Eight Ways to Stay Healthy During Coronavirus Social Distancing
With many employees working from home—thrust into close quarters with relatives and distanced from coworkers and friends—an expert says it is important to practice self-care.
After federal health officials recommended people socially distance themselves to reduce the spread of the COVID19 coronavirus, many schools closed and numerous associations asked their employees to work from home. This sudden change of workspace, coupled with additional childcare responsibilities in some cases, can create stress for employees, said Nabil El-Ghoroury, Ph.D., CAE, executive director of the California Association of Marriage and Family Therapists (CAMFT).
“It effects your work tremendously if you aren’t coming into the office,” El-Ghoroury said. “The ability to be productive is changed, particularly for working parents. Also, social contacts—we are social people. Being isolated is pretty challenging, particularly for extroverts.”
He added, “This is definitely going to test people’s relationships, even your relationship with your kids. This poses some unique challenges.”
To help association professionals deal with those challenges, El-Ghoroury offered eight tips.
Practice self-compassion. Realize that in this time when meetings are being canceled, travel is stopped, and supplies are limited, things are not going to all go as planned. “You have to forgive yourself,” El-Ghoroury said. “Let’s just get through this for the time being.”
Reassess expectations. “This also relates to self-compassion,” El-Ghoroury said. “It’s going to be hard to hit targets on the strategic plan or for revenue.” He advised reassessing what you can do within the lens of the current environment.
Assemble your team. El-Ghoroury said to make sure you have the right people on the team to help you do your job in this quickly changing environment.
Make a plan. Determine what will work best for your office environment, which may or may not be everyone working from home. CAMFT chose optional work from home, so people can go in if they prefer. El-Ghoroury said an association colleague told him they are rotating different teams into the office, so sometimes a team works from home and other times that team works at the office in a socially distant manner.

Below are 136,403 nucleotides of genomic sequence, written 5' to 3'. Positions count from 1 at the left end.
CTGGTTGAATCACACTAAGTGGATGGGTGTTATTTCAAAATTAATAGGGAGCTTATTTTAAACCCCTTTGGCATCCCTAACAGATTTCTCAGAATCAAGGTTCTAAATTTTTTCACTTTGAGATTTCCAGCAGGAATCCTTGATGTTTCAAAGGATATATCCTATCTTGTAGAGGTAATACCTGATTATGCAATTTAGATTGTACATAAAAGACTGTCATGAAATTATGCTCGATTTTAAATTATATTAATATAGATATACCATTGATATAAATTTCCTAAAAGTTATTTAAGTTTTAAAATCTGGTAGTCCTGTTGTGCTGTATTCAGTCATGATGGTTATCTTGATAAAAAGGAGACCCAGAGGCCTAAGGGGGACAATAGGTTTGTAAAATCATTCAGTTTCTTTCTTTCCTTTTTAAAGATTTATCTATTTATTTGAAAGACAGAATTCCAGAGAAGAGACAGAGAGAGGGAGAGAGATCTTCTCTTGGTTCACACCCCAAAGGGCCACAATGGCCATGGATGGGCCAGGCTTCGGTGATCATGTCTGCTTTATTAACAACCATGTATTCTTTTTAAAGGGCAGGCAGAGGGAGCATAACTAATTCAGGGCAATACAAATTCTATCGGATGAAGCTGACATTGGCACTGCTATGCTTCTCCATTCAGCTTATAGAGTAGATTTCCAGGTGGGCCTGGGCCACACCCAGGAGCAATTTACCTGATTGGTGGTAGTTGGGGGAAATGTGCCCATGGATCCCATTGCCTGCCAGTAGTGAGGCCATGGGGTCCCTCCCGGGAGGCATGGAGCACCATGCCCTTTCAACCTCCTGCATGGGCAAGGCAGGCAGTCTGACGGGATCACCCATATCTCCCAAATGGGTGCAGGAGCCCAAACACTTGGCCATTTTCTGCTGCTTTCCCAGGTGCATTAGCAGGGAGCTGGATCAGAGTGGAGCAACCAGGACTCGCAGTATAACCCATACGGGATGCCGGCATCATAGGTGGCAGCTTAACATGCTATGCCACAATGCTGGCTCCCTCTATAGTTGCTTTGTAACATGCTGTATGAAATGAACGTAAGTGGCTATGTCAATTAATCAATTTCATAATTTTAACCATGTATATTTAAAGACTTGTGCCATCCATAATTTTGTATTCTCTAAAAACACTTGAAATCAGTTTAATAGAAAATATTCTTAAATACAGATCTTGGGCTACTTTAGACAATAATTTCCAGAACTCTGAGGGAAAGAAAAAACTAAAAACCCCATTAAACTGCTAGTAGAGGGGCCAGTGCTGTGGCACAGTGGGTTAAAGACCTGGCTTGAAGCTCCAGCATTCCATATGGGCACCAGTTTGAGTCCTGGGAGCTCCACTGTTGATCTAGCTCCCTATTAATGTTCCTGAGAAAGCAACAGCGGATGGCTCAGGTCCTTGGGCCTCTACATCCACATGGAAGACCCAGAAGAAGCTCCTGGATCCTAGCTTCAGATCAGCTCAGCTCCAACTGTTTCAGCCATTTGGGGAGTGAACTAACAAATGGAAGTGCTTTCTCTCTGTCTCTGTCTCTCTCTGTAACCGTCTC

Stay connected. It’s important to connect with people in your office, as well as colleagues. “We have to be intentional about staying in communication,” El-Ghoroury said. “You can’t just walk with your coffee cup three doors down and see people. We have to plan FaceTime or Zoom. Also, reach out to your association colleagues. You can get great ideas from other folks.”
Limit your news consumption. While certain details are important to know for public safety, El-Ghoroury said, beyond that, it can raise anxiety. “Turning it off can really help with your stress,” he said.
Take a break. When people work from home, work can easily bleed into home-life, but El-Ghoroury contends separation is important. “Take breaks and consciously stop working at a certain time,” he said. “We can’t sprint a marathon. You have to pace yourself.”
Practice healthy habits. El-Ghoroury said it’s important to move healthily through your day at home, including eating right, taking walks, and exercising.
El-Ghoroury said right now people are still in the early stages of this crisis mode and things will become “more stable” as we get further along. He added one bonus tip: “Laugh,” he said. “Laughing really relieves stress, and there is only so much you can do.”
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